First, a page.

Whilst the weather may be doing its level best to convince us otherwise at the moment, it is summer, so outdoor workers will be faced with hot, sunny days at some point over the next few months. Whilst careful exposure to the sun’s rays will help your body produce Vitamin D, too much exposure can cause sunburn and, potentially, skin cancer. Therefore employers whose staff are exposed to the sun have an obligation to remind employees about the impact the sun can have on them and how they can protect themselves.
Risks on hot, sunny days are twofold: trying to stay cool in the heat, and the harmful effects of the sun’s rays. Frequent exposure to damaging ultraviolet (UV) rays (an invisible form of radiation emitted by the sun) causes sun damage. It is believed that UVA rays penetrate deep into the skin and are the major source of early ageing and skin cancer, and that UVB rays primarily access the surface of the skin and are the key source of sunburns. Because we are exposed to these rays every day, regardless of whether there is cloud coverage or not, it is recommended that those who work outside use sunscreen products on a daily basis year-round.
Anyone can get skin cancer, but people with fair skin and light eye colour tend to be at higher risk than others. Cancer Research UK provides a list of risk factors for getting skin cancer, which can be found at http://www.sunsmart.org.uk/skin-cancer-facts/whoisatrisk/. Checking the UV index lets you know just how strong the sun’s rays are on a particular day so employers can warn staff. The Met Office offers a national UV index at http://www.metoffice.gov.uk/weather/uk/uk_forecast_uv.html, which can be searched by postcode.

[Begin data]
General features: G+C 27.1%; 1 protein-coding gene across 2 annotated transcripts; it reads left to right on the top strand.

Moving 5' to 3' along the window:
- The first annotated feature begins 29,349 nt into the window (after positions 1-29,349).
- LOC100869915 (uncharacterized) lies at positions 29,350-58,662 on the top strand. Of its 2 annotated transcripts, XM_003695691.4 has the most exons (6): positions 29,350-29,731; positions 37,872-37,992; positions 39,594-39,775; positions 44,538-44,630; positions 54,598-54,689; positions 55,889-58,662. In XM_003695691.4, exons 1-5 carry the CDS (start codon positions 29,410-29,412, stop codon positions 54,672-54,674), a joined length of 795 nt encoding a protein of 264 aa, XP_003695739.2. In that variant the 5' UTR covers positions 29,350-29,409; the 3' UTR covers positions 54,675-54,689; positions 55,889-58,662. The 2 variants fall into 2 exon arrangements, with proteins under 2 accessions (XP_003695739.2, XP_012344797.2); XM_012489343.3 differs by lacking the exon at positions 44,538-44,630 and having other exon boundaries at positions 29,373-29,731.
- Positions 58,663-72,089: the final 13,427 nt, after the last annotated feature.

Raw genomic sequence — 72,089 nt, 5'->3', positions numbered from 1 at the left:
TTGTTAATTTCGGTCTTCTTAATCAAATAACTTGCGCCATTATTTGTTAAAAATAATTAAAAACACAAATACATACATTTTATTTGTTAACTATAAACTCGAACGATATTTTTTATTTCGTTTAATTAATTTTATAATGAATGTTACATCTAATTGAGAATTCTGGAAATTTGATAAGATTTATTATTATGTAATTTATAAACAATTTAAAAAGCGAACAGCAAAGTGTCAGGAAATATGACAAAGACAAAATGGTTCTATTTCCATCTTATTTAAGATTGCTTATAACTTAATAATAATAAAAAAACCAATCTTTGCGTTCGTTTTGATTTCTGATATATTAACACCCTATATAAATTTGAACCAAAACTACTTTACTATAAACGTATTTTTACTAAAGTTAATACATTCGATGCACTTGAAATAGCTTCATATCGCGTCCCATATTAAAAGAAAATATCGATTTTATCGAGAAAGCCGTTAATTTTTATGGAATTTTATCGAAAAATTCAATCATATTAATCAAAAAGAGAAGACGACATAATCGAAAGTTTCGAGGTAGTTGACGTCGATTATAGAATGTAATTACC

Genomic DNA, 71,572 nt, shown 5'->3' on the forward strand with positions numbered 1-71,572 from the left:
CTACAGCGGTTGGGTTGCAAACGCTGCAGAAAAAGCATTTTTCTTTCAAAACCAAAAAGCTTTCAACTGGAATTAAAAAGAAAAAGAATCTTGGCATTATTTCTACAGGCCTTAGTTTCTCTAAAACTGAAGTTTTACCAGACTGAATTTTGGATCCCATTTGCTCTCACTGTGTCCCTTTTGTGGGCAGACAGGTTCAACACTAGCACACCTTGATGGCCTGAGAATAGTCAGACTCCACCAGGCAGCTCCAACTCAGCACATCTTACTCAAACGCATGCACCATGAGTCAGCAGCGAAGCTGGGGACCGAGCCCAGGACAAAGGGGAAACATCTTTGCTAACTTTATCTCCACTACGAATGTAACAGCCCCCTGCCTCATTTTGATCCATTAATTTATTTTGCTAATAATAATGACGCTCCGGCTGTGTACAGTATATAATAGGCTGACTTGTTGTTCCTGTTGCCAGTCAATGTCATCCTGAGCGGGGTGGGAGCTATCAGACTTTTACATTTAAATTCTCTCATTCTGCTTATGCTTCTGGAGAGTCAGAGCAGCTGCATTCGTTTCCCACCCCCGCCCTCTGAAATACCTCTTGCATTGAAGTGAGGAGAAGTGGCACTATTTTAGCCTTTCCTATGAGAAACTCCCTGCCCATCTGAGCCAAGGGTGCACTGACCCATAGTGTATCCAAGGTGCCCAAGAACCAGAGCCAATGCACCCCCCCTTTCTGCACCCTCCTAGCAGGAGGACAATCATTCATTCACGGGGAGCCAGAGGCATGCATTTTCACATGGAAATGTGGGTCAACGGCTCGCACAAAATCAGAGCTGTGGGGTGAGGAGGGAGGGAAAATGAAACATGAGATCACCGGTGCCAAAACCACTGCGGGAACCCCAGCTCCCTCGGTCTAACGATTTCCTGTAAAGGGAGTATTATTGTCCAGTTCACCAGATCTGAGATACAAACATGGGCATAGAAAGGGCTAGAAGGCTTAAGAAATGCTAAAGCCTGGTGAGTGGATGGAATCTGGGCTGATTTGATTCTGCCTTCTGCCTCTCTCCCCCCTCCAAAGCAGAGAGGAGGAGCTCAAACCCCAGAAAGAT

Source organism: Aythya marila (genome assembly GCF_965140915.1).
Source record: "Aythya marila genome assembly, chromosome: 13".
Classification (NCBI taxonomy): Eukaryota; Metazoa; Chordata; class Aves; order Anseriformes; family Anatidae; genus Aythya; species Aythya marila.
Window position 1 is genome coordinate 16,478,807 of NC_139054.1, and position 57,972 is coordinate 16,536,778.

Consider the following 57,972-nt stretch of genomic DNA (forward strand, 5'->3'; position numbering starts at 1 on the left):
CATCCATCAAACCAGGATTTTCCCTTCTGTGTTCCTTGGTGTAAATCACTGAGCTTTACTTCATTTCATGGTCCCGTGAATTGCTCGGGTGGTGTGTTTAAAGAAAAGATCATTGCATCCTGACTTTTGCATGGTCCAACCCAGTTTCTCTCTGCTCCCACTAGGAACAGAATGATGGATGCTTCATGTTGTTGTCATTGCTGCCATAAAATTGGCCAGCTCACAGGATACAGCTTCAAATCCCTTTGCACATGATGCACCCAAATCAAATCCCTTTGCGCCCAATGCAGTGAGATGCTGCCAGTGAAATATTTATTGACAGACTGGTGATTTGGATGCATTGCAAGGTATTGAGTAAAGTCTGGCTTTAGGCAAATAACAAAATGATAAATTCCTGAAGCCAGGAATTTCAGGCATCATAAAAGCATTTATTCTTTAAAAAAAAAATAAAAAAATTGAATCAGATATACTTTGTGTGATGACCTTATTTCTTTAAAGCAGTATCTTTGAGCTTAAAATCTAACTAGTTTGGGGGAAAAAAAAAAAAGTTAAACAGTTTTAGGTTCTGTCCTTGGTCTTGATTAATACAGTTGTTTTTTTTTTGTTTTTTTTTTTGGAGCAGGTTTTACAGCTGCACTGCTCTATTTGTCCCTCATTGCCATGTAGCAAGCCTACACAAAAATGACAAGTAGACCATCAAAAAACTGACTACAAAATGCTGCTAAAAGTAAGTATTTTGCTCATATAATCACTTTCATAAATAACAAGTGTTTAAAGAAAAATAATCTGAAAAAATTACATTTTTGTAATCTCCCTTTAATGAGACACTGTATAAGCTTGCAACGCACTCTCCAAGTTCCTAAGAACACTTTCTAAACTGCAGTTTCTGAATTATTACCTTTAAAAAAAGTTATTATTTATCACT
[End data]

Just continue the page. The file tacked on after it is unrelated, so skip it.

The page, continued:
It is common for outdoor workers, particularly in the construction field, to neglect any type of sun protection, as their attention is focused on industry-specific hazards and other crucial aspects such as personal safety and the safety of others. In addition, sunscreen products may have a less than positive reputation as being non-absorbent and greasy which may cause unrelated difficulties in the workplace. However, sunscreen products have been greatly improved in recent years, and innovations such as fast-absorbing, non-greasy products make application much quicker and easier. Employers should, where possible, encourage outdoor workers to stay in the shade between 11am and 3pm but must also encourage workers to apply sunscreen on all uncovered areas including behind the ears, the backs of hands, the face and neck. Sunscreens will not completely block all of the sun’s harmful rays so outdoor workers must also have access to appropriate sun protection clothing (e.g. sun flaps attached to hardhats, loose-fitting cotton long-sleeved workwear). Eyes should also be protected with sunglasses that block UV rays to prevent cataracts and other eye problems caused by the sun’s rays.
Employers who feel that they require guidance on their responsibilities towards outdoor workers can call the Health for Work Adviceline (0800 0 77 88 44) to find out how to protect staff from the long-term and short-term effects of exposure to the sun – www.health4work.nhs.uk.